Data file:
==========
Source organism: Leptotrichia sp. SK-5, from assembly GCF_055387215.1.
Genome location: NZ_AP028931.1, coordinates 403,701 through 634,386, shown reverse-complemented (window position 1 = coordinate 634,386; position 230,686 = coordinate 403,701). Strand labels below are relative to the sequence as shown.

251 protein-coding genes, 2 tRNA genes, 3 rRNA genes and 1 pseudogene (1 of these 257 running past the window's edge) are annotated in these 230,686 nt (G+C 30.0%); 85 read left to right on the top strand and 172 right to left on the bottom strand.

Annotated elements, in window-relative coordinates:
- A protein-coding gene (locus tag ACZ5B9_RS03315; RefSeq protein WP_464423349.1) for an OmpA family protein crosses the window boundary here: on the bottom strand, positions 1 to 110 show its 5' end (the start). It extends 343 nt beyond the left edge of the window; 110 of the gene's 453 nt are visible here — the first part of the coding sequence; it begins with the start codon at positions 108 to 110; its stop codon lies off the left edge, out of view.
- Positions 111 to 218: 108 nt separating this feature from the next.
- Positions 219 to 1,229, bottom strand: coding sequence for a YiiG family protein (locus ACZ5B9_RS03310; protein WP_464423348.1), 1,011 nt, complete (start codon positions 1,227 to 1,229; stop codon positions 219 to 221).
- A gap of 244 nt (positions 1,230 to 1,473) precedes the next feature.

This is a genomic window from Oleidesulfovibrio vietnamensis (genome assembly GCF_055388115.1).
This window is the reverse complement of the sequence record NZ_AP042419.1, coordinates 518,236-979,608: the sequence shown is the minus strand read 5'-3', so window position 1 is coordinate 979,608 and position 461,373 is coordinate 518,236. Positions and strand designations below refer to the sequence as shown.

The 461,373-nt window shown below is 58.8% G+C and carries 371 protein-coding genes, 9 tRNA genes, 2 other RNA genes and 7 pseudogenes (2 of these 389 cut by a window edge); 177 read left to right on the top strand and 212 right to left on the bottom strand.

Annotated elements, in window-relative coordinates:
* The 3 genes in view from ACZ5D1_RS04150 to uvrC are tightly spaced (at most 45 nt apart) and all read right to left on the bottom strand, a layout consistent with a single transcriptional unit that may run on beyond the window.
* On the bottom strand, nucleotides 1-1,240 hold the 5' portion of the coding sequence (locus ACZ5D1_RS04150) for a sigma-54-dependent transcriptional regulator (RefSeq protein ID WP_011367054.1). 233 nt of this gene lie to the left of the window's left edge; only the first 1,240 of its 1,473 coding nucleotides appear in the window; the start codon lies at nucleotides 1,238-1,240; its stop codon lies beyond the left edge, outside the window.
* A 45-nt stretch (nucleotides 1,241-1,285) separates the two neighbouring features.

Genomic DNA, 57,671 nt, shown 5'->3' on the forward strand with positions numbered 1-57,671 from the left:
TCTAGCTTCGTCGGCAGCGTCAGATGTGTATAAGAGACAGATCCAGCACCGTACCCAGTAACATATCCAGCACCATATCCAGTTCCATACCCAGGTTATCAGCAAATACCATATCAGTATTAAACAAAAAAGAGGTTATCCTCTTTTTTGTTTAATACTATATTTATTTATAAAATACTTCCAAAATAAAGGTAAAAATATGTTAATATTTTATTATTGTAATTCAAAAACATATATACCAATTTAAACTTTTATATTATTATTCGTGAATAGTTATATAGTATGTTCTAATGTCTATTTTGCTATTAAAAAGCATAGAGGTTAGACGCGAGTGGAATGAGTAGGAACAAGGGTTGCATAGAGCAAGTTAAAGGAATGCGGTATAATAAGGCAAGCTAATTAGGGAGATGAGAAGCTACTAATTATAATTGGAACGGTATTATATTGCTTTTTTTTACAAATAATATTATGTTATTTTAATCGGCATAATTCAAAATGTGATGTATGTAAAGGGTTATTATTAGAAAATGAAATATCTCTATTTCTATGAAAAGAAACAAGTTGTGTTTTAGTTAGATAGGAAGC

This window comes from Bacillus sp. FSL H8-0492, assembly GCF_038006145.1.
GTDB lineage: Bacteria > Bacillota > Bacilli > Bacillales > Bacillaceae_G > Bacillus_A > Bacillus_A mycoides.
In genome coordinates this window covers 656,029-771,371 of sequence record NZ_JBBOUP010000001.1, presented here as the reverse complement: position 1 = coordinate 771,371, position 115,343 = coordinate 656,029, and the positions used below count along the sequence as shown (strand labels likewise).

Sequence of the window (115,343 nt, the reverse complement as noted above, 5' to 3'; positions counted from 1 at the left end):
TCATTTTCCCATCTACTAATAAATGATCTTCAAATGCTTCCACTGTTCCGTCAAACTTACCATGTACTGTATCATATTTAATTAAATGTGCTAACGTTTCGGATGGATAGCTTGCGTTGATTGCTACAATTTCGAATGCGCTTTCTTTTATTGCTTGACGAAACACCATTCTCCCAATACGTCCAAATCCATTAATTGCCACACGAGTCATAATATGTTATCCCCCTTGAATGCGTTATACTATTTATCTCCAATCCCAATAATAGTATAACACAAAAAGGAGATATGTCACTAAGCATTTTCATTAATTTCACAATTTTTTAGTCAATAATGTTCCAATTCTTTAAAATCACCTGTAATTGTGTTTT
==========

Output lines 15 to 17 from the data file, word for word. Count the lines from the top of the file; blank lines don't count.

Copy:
* A 45-nt stretch (nucleotides 1,241-1,285) separates the two neighbouring features.

Genomic DNA, 57,671 nt, shown 5'->3' on the forward strand with positions numbered 1-57,671 from the left:
TCTAGCTTCGTCGGCAGCGTCAGATGTGTATAAGAGACAGATCCAGCACCGTACCCAGTAACATATCCAGCACCATATCCAGTTCCATACCCAGGTTATCAGCAAATACCATATCAGTATTAAACAAAAAAGAGGTTATCCTCTTTTTTGTTTAATACTATATTTATTTATAAAATACTTCCAAAATAAAGGTAAAAATATGTTAATATTTTATTATTGTAATTCAAAAACATATATACCAATTTAAACTTTTATATTATTATTCGTGAATAGTTATATAGTATGTTCTAATGTCTATTTTGCTATTAAAAAGCATAGAGGTTAGACGCGAGTGGAATGAGTAGGAACAAGGGTTGCATAGAGCAAGTTAAAGGAATGCGGTATAATAAGGCAAGCTAATTAGGGAGATGAGAAGCTACTAATTATAATTGGAACGGTATTATATTGCTTTTTTTTACAAATAATATTATGTTATTTTAATCGGCATAATTCAAAATGTGATGTATGTAAAGGGTTATTATTAGAAAATGAAATATCTCTATTTCTATGAAAAGAAACAAGTTGTGTTTTAGTTAGATAGGAAGC